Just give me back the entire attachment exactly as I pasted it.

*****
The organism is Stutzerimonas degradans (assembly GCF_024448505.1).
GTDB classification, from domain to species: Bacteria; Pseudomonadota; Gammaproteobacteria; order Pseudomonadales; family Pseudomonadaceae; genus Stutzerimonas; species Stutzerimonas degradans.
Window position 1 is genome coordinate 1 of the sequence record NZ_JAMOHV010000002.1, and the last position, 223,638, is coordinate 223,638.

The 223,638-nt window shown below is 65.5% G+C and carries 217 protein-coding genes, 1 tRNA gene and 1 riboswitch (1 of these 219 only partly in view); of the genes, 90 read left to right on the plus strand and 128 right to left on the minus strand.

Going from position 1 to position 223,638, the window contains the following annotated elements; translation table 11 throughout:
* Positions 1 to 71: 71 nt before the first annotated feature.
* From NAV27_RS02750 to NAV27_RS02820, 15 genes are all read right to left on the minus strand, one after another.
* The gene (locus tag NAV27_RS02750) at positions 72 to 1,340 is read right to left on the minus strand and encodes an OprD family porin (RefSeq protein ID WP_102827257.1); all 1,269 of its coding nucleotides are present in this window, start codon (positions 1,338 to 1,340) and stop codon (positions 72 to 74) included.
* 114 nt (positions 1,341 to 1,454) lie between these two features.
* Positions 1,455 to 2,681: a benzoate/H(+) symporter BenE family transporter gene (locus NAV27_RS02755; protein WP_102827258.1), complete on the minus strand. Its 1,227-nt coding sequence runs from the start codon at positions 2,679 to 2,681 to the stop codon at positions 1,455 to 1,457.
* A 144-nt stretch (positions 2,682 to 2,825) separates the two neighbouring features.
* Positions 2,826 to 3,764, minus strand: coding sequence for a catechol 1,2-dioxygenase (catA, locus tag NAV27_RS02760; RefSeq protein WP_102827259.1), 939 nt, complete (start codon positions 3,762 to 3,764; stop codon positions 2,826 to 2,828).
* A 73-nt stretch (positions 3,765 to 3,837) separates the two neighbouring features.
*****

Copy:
The organism is Stutzerimonas degradans (assembly GCF_024448505.1).
GTDB classification, from domain to species: Bacteria; Pseudomonadota; Gammaproteobacteria; order Pseudomonadales; family Pseudomonadaceae; genus Stutzerimonas; species Stutzerimonas degradans.
Window position 1 is genome coordinate 1 of the sequence record NZ_JAMOHV010000002.1, and the last position, 223,638, is coordinate 223,638.

The 223,638-nt window shown below is 65.5% G+C and carries 217 protein-coding genes, 1 tRNA gene and 1 riboswitch (1 of these 219 only partly in view); of the genes, 90 read left to right on the plus strand and 128 right to left on the minus strand.

Going from position 1 to position 223,638, the window contains the following annotated elements; translation table 11 throughout:
* Positions 1 to 71: 71 nt before the first annotated feature.
* From NAV27_RS02750 to NAV27_RS02820, 15 genes are all read right to left on the minus strand, one after another.
* The gene (locus tag NAV27_RS02750) at positions 72 to 1,340 is read right to left on the minus strand and encodes an OprD family porin (RefSeq protein ID WP_102827257.1); all 1,269 of its coding nucleotides are present in this window, start codon (positions 1,338 to 1,340) and stop codon (positions 72 to 74) included.
* 114 nt (positions 1,341 to 1,454) lie between these two features.
* Positions 1,455 to 2,681: a benzoate/H(+) symporter BenE family transporter gene (locus NAV27_RS02755; protein WP_102827258.1), complete on the minus strand. Its 1,227-nt coding sequence runs from the start codon at positions 2,679 to 2,681 to the stop codon at positions 1,455 to 1,457.
* A 144-nt stretch (positions 2,682 to 2,825) separates the two neighbouring features.
* Positions 2,826 to 3,764, minus strand: coding sequence for a catechol 1,2-dioxygenase (catA, locus tag NAV27_RS02760; RefSeq protein WP_102827259.1), 939 nt, complete (start codon positions 3,762 to 3,764; stop codon positions 2,826 to 2,828).
* A 73-nt stretch (positions 3,765 to 3,837) separates the two neighbouring features.